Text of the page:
MBA study tour connects Canada and Asia
Royal Roads Master of Business Administration in Executive Management (MBA) students participating in the Asia Pacific Trade and Investment (APTI) specialization visited Tokyo, Japan and Shanghai, China March 3 to 10 to meet with companies and government officials to learn more about doing business in Asia.
The study tour was developed and led by Royal Roads associate faculty member Jeff Kucharski and Prof. Charles Krusekopf, allowing MBA students to gain firsthand knowledge of how important events such as the implementation of the Comprehensive and Progressive Trans-Pacific Partnership (CPTPP) trade agreement and the diplomatic and commercial disputes between China and Canada have affected company operations and future business prospects.
After four weeks of online learning, the group gathered in Tokyo and made a series of visits to hear from government officials including the Canadian Trade Commissioners Service, the Japanese Ministry of Economy Trade and Investment, and the Japan External Trade Organization (JETRO). The group also heard from local business leaders, including Sarah Cassanova, the Canadian head of McDonalds Japan, which has more than 3000 restaurants in Japan and over $5 billion in sales; local leaders in the Canadian Chamber of Commerce; and representatives of BC Wood, which plays a key role in Canadian wood exports. The group also explored manufacturing operations by visiting the primary Honda car manufacturing plant, where it observed that all employees must wear white suits to make sure the workplace remains pristine, a sign of the quality focus of Japanese manufacturers. They heard the new CPTPP deal gives Canadian business an edge on their American competitors, but that window will not be open long as the US and Japan are negotiating a free trade deal that will offer US companies the same duty-free advantages that Canadian firms in agriculture and other fields now enjoy.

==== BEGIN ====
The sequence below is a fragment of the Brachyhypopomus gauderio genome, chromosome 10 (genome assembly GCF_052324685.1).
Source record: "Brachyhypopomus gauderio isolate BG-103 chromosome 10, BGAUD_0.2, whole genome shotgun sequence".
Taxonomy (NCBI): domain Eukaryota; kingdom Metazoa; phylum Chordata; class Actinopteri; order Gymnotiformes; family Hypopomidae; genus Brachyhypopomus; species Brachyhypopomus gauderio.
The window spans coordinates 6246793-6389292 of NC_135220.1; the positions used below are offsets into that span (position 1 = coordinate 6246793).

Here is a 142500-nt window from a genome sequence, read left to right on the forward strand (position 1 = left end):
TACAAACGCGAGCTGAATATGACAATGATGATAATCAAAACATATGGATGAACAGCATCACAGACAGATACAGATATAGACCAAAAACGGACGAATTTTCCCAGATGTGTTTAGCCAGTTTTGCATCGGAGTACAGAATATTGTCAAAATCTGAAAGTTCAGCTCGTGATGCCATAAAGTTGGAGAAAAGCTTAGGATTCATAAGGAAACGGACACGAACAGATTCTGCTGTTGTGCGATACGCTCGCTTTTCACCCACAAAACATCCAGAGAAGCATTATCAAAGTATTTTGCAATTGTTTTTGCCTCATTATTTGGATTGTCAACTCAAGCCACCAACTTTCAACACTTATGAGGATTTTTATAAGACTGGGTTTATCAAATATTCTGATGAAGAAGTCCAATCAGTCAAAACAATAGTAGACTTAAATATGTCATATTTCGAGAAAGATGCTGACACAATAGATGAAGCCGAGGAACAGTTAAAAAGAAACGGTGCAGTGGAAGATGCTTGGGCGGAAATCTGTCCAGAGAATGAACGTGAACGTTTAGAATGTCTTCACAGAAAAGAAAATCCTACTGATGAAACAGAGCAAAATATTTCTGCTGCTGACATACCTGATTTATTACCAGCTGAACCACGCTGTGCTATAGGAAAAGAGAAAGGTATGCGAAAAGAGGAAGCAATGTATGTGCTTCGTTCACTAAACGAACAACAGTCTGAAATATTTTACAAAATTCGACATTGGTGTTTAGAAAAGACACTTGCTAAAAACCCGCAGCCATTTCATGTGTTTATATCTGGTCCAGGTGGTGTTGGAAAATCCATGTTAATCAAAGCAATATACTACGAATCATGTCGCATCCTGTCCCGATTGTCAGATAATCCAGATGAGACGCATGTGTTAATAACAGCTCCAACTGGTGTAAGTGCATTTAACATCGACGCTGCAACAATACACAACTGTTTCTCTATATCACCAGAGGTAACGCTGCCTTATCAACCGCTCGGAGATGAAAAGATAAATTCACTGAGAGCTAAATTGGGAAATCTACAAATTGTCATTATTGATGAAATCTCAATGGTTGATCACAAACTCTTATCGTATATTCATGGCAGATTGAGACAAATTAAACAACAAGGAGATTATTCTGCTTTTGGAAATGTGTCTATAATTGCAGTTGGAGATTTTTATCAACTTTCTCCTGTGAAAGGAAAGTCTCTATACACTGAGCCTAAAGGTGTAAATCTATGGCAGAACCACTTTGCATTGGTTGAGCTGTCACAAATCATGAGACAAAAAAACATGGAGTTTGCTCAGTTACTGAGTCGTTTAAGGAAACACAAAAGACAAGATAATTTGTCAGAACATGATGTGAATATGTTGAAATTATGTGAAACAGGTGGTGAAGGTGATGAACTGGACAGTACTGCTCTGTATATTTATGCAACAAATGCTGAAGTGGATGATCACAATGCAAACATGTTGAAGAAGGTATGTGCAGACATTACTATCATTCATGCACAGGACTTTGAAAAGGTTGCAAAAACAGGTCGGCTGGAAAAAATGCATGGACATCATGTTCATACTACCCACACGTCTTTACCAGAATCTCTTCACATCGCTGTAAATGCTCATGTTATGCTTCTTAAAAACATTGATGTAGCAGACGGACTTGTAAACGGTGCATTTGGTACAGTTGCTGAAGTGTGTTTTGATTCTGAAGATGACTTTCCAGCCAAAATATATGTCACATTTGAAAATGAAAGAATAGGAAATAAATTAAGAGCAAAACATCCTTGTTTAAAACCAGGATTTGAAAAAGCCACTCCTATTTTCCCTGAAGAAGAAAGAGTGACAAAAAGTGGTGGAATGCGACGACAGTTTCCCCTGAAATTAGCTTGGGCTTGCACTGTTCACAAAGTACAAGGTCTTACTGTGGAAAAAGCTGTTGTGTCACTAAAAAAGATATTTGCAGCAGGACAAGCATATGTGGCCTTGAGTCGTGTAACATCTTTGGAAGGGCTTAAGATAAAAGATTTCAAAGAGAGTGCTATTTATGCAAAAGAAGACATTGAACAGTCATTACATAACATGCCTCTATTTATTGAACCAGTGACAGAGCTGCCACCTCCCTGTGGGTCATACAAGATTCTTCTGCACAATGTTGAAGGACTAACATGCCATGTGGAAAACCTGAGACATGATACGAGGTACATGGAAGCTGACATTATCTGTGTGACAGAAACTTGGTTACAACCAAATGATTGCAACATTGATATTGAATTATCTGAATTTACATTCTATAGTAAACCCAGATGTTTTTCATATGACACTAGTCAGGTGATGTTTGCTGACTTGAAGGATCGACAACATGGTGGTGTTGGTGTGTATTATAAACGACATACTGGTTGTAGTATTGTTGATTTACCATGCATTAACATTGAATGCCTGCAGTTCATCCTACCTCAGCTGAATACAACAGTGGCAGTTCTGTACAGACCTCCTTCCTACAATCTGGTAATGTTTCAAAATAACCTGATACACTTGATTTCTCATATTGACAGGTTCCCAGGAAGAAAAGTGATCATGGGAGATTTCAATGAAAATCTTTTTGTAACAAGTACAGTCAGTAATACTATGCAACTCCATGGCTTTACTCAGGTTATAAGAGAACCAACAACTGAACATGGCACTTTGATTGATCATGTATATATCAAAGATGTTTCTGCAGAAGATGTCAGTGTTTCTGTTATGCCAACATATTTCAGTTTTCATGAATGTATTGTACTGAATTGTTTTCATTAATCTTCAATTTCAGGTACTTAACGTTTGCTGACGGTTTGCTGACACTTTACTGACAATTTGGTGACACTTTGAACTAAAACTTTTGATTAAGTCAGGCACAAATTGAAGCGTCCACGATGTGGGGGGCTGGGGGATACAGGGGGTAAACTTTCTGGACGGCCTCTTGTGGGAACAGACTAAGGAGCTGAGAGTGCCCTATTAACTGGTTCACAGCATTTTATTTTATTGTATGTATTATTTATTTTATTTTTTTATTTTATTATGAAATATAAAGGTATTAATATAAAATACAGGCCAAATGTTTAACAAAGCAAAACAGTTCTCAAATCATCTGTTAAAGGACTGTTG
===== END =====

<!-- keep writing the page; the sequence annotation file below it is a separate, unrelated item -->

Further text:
After Tokyo the group travelled to Shanghai, marveling at the speed and scale of development, despite the "slow down" (to only 6% growth) in the Chinese economy. Here the group heard from Canadian firms buying and selling in China, including McCain, which expects to quadruple its potato product sales in China over the next 5 years by matching local tastes; Canadian Tire, which does the majority of its international procurement in China and explained that "despite tariff challenges, no one can match China for its manufacturing scale and expertise"; and Sinova Foods, a Vancouver-based firm exporting Canadian food and personal care products to China's growing middle class. While all have encountered some challenges given the political and economic disputes between China and Canada in recent months, they remain optimistic and all agree, "Canadian firms that want to be a part of the markets of the future have to be in China."
While in Shanghai, the current Royal Roads MBA students got to meet a group of local MBA graduates in China. Royal Roads has more than 2,000 overseas graduates who participated in a version of the MBA program that was previously offered in China by local partner institutions. The local grads were excited to meet current Royal Roads students, and offered a tour of video production company Shjungu, run by a grad, that produces commercials and online content for international and local clients.
At the end of the eight-day program students made presentations to sum up their experiences and learning, distilled as 10 essentials to doing business in Japan and China. Key themes included the need to develop long-term relationships—it's not a region where a firm can make an easy entry or fast sale—and the need to pay attention to important trends, such as the aging demographics and the rapid growth of technology. In Japan the population is shrinking due to low birthrates and long life spans, spurring the development of robots to handle a wider variety of tasks. In China the majority of commerce and communications has gone online, with free, fast delivery and transactions handled efficiently using Alibaba's Alipay or other online mobile services that have almost eliminated cash and credit cards. Students noted that Asia is the market of the future not just due to its rapid growth, but also its technical advances that offer both opportunities, and challenges, for Canadian businesses.